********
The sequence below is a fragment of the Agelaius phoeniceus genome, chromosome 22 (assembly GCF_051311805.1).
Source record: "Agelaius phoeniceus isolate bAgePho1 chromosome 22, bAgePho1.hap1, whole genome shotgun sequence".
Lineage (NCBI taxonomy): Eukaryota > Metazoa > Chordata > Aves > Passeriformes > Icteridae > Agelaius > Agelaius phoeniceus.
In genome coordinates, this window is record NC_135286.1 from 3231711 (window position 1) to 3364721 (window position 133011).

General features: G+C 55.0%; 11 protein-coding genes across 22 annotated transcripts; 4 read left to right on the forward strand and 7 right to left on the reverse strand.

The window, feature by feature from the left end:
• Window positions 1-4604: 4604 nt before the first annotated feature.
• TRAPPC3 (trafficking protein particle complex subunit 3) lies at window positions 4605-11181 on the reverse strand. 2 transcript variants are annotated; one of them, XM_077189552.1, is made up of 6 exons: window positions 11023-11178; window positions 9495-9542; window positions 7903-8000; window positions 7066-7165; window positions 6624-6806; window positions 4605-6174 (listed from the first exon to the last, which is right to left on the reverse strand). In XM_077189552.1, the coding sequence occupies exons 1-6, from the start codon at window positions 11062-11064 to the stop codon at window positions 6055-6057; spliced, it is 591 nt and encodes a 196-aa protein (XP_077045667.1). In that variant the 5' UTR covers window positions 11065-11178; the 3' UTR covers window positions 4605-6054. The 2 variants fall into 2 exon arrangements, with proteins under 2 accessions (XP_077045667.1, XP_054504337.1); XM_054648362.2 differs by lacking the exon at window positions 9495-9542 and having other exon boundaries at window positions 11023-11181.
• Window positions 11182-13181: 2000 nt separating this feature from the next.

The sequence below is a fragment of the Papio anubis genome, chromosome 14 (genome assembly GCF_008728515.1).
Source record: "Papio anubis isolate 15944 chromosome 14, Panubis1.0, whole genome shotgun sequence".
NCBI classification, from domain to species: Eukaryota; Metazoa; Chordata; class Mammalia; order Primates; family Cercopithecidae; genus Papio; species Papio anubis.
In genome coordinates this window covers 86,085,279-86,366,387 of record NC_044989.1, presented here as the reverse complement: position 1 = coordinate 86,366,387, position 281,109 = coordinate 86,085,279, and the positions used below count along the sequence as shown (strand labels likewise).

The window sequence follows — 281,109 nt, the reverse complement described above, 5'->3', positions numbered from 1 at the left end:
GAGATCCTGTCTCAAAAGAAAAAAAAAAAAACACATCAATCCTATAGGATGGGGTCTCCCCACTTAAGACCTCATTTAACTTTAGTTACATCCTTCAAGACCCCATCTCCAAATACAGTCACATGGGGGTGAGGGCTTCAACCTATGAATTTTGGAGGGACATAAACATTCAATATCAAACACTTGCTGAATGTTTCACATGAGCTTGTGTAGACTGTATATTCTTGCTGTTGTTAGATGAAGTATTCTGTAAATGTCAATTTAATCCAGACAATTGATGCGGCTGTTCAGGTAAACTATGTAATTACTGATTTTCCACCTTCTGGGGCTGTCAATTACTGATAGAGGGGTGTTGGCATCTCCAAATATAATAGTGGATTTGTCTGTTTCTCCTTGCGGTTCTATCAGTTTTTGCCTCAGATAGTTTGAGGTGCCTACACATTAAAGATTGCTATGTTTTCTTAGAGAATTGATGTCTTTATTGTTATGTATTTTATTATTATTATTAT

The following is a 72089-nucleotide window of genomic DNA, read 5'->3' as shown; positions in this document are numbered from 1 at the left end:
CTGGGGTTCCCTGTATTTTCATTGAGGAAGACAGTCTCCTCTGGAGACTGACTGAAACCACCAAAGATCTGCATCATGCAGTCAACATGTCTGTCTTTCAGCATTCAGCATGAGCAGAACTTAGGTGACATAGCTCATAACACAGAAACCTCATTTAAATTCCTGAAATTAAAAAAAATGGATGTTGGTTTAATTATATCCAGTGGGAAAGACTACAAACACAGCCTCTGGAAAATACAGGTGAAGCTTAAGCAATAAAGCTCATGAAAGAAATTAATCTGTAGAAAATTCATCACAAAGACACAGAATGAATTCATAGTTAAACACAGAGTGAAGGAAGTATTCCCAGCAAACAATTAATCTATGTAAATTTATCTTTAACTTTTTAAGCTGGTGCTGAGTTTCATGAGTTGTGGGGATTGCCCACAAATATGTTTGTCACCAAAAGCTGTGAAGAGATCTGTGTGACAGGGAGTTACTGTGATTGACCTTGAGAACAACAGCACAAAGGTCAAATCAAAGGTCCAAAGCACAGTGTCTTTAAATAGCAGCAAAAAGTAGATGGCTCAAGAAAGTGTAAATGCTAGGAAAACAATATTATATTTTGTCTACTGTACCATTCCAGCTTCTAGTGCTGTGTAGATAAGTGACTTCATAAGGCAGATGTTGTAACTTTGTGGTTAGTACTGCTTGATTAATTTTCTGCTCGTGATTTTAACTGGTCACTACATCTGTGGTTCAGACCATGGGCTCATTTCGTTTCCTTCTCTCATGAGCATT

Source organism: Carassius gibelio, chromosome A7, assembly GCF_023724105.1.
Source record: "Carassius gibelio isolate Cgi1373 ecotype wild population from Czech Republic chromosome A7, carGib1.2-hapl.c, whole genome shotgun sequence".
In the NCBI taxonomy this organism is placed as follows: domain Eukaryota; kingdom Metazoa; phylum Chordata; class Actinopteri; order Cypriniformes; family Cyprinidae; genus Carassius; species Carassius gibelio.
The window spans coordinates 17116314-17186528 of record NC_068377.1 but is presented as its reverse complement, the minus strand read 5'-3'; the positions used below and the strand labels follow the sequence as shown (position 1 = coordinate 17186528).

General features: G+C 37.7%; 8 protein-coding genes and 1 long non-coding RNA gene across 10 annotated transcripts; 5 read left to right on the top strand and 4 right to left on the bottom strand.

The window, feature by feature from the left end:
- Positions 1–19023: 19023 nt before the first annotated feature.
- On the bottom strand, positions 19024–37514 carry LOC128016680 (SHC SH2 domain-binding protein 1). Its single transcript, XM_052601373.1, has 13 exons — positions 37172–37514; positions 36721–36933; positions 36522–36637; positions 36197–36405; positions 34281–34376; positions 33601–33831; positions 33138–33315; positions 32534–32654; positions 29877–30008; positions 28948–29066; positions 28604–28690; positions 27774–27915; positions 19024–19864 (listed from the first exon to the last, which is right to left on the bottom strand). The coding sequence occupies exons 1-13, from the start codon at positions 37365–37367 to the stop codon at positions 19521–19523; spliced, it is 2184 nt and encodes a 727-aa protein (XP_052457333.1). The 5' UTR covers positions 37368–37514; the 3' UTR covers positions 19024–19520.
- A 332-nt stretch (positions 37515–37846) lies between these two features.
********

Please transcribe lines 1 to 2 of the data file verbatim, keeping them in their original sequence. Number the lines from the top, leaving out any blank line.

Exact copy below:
The sequence below is a fragment of the Agelaius phoeniceus genome, chromosome 22 (assembly GCF_051311805.1).
Source record: "Agelaius phoeniceus isolate bAgePho1 chromosome 22, bAgePho1.hap1, whole genome shotgun sequence".